Project Title: Black Migration and Freedom Studies: East Asia: Japan
Project Description: Recently, there has been a rise in Black diasporic migration to East Asia. My project will be focusing on Black migration to Japan and the way their experiences are narrated in various forms of media. The individual perspectives of Black people living in Japan are mostly positive, but the sociological perspective is overwhelmingly negative? Why is that? What’s the truth? I hypothesize the truth exists somewhere in between both narratives. I desire to learn the role the media plays in the dissemination of accurate, representational migration narratives. Thus, I plan to answer the question: In regards to Black people migrating to Japan and their experience there, how can various forms of media mend the disruption between the individual narratives and the Western sociological narrative?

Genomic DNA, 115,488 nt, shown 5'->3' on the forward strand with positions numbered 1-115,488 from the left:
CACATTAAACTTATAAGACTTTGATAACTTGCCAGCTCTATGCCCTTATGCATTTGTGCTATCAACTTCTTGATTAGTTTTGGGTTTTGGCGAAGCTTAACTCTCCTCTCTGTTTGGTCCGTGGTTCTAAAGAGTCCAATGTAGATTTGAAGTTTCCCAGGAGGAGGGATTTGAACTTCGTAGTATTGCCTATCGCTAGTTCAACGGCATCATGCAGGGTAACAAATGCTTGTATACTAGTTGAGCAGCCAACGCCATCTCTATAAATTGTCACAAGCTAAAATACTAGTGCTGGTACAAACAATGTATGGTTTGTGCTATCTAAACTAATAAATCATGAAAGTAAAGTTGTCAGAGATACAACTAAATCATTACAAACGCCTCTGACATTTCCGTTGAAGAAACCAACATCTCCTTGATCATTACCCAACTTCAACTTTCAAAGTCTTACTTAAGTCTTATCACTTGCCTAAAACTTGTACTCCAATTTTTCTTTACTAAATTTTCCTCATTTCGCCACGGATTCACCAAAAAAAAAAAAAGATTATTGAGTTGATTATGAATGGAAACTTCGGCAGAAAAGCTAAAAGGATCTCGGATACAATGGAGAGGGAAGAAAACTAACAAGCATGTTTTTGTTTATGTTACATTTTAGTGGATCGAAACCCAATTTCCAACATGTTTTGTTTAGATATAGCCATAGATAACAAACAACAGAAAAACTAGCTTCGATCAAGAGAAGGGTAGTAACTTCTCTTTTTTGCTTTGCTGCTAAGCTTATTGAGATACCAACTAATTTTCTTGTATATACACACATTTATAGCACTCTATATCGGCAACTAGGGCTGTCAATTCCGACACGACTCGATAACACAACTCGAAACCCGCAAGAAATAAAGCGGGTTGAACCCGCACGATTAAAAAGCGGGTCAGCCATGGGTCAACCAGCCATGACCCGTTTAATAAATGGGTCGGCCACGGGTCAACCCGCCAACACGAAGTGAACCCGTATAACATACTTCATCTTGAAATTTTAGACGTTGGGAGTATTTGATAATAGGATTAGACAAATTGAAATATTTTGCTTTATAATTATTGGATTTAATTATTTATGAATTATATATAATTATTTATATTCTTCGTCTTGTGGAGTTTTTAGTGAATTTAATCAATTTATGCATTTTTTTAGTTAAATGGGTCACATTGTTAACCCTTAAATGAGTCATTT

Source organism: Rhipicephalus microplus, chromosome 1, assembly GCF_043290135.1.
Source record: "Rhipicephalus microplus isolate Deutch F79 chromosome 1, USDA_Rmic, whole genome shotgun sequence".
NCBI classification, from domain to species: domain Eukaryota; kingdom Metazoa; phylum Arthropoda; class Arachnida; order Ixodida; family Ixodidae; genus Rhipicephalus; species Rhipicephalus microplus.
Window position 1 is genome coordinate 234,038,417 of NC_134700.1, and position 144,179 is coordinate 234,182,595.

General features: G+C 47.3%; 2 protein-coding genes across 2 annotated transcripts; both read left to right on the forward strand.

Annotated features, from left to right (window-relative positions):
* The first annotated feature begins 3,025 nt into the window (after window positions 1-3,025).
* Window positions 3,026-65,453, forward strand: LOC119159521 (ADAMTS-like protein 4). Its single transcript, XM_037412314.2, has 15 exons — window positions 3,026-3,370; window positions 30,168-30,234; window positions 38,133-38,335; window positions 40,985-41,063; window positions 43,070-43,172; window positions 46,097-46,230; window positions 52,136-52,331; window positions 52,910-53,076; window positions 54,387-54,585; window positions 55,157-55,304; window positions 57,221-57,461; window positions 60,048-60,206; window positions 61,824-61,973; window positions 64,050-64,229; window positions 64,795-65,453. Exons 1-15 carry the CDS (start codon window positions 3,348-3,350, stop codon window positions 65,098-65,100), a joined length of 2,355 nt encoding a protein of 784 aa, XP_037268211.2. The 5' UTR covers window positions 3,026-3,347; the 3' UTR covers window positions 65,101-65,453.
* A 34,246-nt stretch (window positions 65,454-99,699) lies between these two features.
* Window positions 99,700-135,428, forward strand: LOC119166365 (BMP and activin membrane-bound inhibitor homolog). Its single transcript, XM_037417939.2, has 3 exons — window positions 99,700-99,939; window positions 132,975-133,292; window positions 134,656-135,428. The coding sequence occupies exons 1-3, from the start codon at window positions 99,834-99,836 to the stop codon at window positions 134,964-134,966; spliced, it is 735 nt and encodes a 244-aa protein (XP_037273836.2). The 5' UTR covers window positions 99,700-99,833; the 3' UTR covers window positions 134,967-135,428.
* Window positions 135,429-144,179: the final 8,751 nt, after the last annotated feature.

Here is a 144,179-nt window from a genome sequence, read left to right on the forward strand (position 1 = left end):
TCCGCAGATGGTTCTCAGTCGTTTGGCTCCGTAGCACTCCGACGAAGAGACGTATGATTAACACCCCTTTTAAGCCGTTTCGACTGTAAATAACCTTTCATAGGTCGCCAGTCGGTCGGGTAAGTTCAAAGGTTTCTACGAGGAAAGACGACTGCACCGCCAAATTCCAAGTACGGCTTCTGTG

This project will compare and analyze the aforementioned narratives through archival research, virtual and in-person interviews/surveys, and video based data collection. Then, looking at how media such as visual arts, print media, and social media platforms have attempted to alter rhetoric surrounding migration throughout history, I will elaborate on how said tactics can apply and uplift Black/African diasporic migration to Japan.his research has the capability to provide evidence of why the migration and naturalization of Black people in other nations may be necessary and/or desirable.
Most Important Accomplishment: Working for a legal nonprofit: DC Justice Lab my entire sophomore year.
Reflections on the College Scholar Program: The College Scholar Program has given me the space to actually love what I study. Honestly, this program is the only reason I applied to Cornell, so, needless to say, it is the highlight of my Cornell education. I am excited to be able to work alongside and have discourse with other students that are pursuing independent research.